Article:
Some people are born to greatness; others have greatness thrust upon them, a famous saying has it. In a sense, the same is true for estate executors. Most executors know well in advance that they have been chosen for the job, while others may not find out until the testator's wishes are revealed after his or her passing. Estate administration in British Columbia can be a major undertaking, and anyone chosen to be the executor may be forgiven for taking a moment to consider whether he or she wishes to accept the responsibility.
Very few executors are surprised to find out they were named to the position, having typically been informed during the estate planning stages. Given the prior knowledge of the eventual responsibility, it might not be a bad idea for the executor to prepare for the process of estate administration in British Columbia ahead of time. Here are some tips for the executor to aid with his or her preparation.
There are many responsibilities suddenly heaped upon the executor after a person dies. The order in which these responsibilities need to be handled is not always readily apparent. However, one of the very first tasks of estate administration In British Columbia is arranging the funeral.
At the best of times, being executor for an estate can be time-consuming and emotional. All administrators hope for a smooth and expeditious execution of their duties. Unfortunately, there are times when surprises during estate administration can throw a wrench into the works. One such wrench is a challenge to the will, which can happen for one of a few reasons in British Columbia.
Wills are the most common way for a person to decree how his or her estate will be handled after they have passed away. They can be set up to provide welcome gifts to grieving loved ones, or to make provisions for vulnerable heirs. However, they can only be effective if they are written, and many people in British Columbia either have no will, or have not kept theirs up-to-date. In some cases, this may mean estate administration becomes very complicated, or even left entirely to the courts.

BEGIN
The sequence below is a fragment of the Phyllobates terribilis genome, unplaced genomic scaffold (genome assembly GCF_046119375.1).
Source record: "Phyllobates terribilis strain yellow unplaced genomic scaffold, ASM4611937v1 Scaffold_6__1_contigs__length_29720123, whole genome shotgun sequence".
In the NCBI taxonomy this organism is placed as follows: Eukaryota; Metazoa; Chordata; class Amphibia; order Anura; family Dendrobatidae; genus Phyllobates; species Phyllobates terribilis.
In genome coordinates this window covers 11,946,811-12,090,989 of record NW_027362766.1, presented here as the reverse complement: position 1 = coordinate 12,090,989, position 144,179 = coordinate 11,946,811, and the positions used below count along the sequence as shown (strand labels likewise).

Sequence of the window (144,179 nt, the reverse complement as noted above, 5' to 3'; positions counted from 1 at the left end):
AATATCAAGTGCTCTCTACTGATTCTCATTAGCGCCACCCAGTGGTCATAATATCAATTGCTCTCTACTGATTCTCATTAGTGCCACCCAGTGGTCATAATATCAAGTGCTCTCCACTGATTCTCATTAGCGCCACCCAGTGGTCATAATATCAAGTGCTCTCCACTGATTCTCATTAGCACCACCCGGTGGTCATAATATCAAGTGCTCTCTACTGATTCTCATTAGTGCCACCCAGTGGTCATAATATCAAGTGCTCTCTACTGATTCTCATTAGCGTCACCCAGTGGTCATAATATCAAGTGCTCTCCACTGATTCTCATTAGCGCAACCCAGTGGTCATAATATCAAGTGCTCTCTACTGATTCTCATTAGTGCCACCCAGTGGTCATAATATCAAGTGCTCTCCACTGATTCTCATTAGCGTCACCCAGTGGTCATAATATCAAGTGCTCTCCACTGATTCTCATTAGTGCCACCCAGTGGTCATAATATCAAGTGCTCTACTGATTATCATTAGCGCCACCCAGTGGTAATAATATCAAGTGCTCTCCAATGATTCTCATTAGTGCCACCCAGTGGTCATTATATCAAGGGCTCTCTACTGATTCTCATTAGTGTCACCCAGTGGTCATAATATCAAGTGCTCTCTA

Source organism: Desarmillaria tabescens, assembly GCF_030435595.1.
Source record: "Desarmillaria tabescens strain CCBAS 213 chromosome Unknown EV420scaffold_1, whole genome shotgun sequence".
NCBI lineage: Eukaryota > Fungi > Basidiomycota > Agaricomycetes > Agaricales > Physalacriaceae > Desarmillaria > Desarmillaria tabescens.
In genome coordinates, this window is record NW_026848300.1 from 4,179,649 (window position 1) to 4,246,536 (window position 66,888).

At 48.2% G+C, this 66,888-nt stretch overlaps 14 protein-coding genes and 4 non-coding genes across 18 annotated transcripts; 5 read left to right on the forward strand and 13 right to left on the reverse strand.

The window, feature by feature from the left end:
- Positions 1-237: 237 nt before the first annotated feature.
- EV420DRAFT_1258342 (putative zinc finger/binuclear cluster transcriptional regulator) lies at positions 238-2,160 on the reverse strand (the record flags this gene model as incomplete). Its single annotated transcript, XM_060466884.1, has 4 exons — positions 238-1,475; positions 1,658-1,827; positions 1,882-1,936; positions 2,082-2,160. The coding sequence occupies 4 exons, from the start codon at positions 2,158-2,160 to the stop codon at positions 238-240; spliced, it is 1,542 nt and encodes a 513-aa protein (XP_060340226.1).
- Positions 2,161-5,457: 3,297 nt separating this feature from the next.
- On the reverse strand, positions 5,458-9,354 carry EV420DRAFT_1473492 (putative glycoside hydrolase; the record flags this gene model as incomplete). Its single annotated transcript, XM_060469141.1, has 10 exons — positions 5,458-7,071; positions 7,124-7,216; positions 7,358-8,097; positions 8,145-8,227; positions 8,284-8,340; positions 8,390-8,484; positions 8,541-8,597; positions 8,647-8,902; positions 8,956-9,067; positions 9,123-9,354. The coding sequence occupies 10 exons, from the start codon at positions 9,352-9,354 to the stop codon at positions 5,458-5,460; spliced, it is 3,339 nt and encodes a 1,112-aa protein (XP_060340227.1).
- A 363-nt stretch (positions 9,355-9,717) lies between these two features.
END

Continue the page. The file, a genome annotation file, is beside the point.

The executor of an estate has numerous duties, though many people may assume it is just a matter of probating the will and distributing the assets. While those are the two main tasks of estate administration in British Columbia, there are numerous sub-tasks and related duties, as well. For example, the executor may need to make many decisions concerning the funeral for the deceased.
Generally, the task of an executor begins following an unfortunate loss. This may be a very difficult time for that person, and his or her only wish is likely to see the job of estate administration through as efficiently as possible. However, should a will be challenged, this can delay the process and make the task even more labourious. A trio of disgruntled heirs has filed suit against a large British Columbia estate and the battle has the potential to be extensive.
For many British Columbia estates, the asset with the greatest value is the testator's home. If there were no other occupants, and no other names on the title, the home is typically sold. This may be one of the more complicated aspects of estate administration as it combines estate law with real estate law.
Perhaps the greatest favour one person can do for another is to administer his or her estate. It is, by its nature, a thankless task, but also a very important one. Unfortunately, few people know exactly what estate administration consists of in British Columbia, beyond the distribution of assets. This article will touch on some of the potential complications an executor or executrix might face.
The executor of an estate in British Columbia has many responsibilities, all of them important. One of the early steps of estate administration involves settling the debts of the estate. How this is done, and what obligations the executor has to creditors, may be unclear to some people taking on the role.